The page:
‘Where do I start if I want a public record?’

Below is a set of questions posed to acting Kaua‘i County attorney Rosa Flores. A copy of the form a member of the public uses to request a document under the Freedom of Information Act is included. The official county form must be used to request documents.

• Where should a Kaua‘i resident go for a general records request? What process is involved? Is there a cost?

Any member of the public may submit a request for records. It can be in the form of a letter, sent via regular mail, email, or fax, and should state that it is a request under the Freedom of Information Act. The request should also clearly state, preferably in an organized manner, the document(s) being requested. A suggested form can be downloaded from the Office of Information Practice’s website at www.hawaii.gov/oip/uipa.html. This form once downloaded can be filled in with the necessary information. There are charges set by statute to cover the agency’s costs of searching for and reviewing the requested documents for release.

The requestor must pay for postage if they decide not to pick up the documents, and there are also minimal copying charges set by the Kaua‘i County Charter for the number of pages that are released.

• How much time is allotted for the County to respond to such requests?

An agency has ten business days from the day it receives a request to send out a response.

• What is the definition of an executive session, and what is the reasoning behind it? How is the sunshine law interpreted in regard to executive sessions?

Chapter 92 of the Hawai‘i Revised Statutes is known as the Sunshine Law, and public agency meetings and records fall under its purview. The Sunshine Law states that every meeting of all boards shall be open to the public and all persons shall be permitted to attend any meeting unless there are exceptions, in which case the meeting shall be held in what is called executive session and it is closed to the public.

The following are the exceptions under which an executive session may be held:

(1) To consider and evaluate personal information relating to individuals applying for professional or vocational licenses cited in section 26-9 or both;

(2) To consider the hire, evaluation, dismissal, or discipline of an officer or employee or of charges brought against the officer or employee, where consideration of matters affecting privacy will be involved; provided that if the individual concerned requests an open meeting, an open meeting shall be held;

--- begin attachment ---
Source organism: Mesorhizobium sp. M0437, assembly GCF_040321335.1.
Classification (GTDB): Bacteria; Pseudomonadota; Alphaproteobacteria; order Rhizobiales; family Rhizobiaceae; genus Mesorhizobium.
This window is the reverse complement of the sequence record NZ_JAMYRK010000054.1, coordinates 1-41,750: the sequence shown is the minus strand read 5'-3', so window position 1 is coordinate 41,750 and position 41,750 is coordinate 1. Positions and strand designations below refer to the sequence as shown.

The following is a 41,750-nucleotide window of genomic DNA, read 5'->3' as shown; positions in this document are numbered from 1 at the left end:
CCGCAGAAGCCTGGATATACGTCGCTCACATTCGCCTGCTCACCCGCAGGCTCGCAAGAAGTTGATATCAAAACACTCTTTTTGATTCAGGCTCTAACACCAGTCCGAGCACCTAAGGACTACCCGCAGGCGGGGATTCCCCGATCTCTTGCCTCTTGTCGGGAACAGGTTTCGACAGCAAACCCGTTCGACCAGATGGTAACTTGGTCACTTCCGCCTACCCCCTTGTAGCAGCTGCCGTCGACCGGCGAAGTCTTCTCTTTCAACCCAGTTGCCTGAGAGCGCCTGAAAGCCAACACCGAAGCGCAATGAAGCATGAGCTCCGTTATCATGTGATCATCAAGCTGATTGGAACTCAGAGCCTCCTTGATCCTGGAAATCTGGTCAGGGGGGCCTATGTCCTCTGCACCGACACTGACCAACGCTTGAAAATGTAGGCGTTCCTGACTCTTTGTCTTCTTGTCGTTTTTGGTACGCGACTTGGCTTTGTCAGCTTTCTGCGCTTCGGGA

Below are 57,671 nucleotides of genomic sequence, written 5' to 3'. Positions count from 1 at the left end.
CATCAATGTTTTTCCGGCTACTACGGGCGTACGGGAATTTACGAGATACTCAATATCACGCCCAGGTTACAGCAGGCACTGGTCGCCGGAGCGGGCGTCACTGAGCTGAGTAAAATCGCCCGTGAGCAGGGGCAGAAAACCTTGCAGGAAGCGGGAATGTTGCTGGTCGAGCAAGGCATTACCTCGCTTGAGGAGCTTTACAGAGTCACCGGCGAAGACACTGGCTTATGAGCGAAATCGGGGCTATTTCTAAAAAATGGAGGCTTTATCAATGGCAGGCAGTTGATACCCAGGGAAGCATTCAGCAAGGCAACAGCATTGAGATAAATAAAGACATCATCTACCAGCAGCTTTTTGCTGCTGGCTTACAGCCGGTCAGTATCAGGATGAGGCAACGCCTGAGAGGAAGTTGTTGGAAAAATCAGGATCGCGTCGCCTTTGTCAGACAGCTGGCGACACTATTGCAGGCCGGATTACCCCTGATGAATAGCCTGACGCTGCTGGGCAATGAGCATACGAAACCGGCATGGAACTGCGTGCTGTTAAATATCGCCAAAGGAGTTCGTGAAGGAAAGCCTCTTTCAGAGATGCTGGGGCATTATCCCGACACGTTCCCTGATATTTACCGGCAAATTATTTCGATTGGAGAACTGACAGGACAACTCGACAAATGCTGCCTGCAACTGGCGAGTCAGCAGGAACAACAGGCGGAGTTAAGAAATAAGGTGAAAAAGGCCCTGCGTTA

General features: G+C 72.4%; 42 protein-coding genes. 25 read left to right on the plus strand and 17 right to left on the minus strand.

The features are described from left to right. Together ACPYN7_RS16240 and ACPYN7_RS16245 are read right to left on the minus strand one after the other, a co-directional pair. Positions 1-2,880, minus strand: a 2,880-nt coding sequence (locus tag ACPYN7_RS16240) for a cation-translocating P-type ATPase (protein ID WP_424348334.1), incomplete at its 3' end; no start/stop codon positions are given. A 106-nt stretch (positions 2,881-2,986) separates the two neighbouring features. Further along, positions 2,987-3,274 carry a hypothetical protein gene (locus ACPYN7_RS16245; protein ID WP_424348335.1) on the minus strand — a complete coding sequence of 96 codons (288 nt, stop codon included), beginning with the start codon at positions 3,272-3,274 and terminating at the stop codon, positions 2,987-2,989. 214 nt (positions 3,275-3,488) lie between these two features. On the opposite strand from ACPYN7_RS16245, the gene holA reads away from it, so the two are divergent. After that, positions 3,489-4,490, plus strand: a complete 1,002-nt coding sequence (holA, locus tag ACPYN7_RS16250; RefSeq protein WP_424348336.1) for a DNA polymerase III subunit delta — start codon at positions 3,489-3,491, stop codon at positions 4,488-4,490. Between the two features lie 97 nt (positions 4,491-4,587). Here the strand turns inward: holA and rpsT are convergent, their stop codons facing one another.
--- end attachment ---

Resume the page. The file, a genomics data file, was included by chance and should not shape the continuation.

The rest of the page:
(3) To deliberate concerning the authority of persons designated by the board to conduct labor negotiations or to negotiate the acquisition of public property, or during the conduct of such negotiations;

(4) To consult with the board’s attorney on questions and issues pertaining to the board’s powers, duties, privileges, immunities, and liabilities;

(5) To investigate proceedings regarding criminal misconduct;

(6) To consider sensitive matters related to public safety or security;

(7) To consider matters relating to the solicitation and acceptance of private donations; and

(8) To deliberate or make a decision upon a matter that requires the consideration of information that must be kept confidential pursuant to a state or federal law, or a court order.

• Executive sessions during Police Commission meetings are sometimes listed on the agenda citing a discussion relating to an investigation into a complaint against an officer. Do those minutes ever become public? Is there a published account of an investigation ever available? How does that work, and what is the reason behind keeping it under wraps?

Such an agenda item falls under exception No. 2 explained above.

• How would a resident find out the salaries of county employees?

Section 3-2.1 of the Kaua‘i County Code contains the salaries of certain county employees, namely elected officials, department heads, and appointed deputies. The Personnel Department of the County should have the information for all other positions.

• What recourse is available if a resident submits a records request and is denied one?

A person whose request is denied can always write to the Office of Information Practices and explain why they feel their request should have been granted. The OIP will then decide what their proper course of action would be.


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